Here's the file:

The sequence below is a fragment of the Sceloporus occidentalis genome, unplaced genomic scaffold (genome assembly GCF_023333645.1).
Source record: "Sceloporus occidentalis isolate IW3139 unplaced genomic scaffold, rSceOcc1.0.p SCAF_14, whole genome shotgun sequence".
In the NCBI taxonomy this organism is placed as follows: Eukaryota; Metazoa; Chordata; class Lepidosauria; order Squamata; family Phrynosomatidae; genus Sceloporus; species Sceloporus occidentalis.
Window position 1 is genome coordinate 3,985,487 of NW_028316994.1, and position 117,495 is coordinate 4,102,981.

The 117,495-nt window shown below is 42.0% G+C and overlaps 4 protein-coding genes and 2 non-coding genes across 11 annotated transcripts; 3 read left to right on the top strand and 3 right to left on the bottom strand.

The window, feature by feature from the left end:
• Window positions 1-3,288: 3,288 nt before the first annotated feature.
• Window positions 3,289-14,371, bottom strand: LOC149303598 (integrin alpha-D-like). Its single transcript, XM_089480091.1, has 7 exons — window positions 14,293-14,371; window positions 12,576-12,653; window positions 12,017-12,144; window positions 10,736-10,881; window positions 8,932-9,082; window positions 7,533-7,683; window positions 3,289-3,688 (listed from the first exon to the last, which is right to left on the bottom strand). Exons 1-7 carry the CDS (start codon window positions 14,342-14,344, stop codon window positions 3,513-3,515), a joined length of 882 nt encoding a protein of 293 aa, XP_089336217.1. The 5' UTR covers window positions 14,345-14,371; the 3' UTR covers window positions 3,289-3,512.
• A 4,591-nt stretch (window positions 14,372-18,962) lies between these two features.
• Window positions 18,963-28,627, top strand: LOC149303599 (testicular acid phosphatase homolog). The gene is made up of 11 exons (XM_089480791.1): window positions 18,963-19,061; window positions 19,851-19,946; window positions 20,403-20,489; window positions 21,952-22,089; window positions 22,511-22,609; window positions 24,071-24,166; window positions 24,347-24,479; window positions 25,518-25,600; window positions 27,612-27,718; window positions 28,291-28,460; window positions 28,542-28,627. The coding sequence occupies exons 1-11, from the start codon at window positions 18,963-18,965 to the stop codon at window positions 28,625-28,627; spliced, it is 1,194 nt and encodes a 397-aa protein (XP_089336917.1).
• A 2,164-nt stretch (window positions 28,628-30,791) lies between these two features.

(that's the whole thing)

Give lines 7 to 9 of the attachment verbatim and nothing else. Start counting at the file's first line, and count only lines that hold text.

• Window positions 1-3,288: 3,288 nt before the first annotated feature.
• Window positions 3,289-14,371, bottom strand: LOC149303598 (integrin alpha-D-like). Its single transcript, XM_089480091.1, has 7 exons — window positions 14,293-14,371; window positions 12,576-12,653; window positions 12,017-12,144; window positions 10,736-10,881; window positions 8,932-9,082; window positions 7,533-7,683; window positions 3,289-3,688 (listed from the first exon to the last, which is right to left on the bottom strand). Exons 1-7 carry the CDS (start codon window positions 14,342-14,344, stop codon window positions 3,513-3,515), a joined length of 882 nt encoding a protein of 293 aa, XP_089336217.1. The 5' UTR covers window positions 14,345-14,371; the 3' UTR covers window positions 3,289-3,512.
• A 4,591-nt stretch (window positions 14,372-18,962) lies between these two features.